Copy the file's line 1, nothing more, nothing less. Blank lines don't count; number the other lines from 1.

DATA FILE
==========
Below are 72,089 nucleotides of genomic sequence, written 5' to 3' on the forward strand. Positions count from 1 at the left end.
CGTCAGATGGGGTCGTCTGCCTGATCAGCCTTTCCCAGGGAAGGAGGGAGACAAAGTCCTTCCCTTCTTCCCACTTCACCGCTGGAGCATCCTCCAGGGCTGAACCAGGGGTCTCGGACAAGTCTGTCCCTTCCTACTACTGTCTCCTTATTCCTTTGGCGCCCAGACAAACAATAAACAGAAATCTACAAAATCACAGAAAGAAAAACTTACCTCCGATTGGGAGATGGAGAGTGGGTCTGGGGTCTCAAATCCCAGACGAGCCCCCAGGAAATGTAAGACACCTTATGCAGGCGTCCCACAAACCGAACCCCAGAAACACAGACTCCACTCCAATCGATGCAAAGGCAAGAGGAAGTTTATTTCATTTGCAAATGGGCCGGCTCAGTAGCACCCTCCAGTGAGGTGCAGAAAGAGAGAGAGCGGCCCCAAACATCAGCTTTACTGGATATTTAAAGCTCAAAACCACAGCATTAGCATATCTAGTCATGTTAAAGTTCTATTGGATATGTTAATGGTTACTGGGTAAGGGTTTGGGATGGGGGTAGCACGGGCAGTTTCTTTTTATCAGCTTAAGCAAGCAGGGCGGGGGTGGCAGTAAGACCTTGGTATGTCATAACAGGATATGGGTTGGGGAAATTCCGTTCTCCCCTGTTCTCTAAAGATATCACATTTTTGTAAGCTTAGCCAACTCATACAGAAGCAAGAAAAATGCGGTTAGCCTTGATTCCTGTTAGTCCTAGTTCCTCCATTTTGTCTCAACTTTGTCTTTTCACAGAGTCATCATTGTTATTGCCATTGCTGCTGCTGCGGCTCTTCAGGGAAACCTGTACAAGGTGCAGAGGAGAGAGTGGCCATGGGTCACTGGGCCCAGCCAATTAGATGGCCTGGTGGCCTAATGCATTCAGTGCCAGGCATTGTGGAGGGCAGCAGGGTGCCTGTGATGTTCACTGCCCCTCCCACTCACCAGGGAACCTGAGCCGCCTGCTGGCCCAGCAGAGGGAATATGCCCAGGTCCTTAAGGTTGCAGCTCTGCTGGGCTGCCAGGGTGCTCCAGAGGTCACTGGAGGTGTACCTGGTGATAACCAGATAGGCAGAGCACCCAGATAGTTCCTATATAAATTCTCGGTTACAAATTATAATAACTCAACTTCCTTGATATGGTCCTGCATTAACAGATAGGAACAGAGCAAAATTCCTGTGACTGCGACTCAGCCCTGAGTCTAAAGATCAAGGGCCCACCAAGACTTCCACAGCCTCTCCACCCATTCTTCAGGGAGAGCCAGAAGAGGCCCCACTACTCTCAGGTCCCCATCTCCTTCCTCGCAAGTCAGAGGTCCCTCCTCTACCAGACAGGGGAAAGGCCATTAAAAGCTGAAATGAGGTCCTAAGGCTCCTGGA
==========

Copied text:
Below are 72,089 nucleotides of genomic sequence, written 5' to 3' on the forward strand. Positions count from 1 at the left end.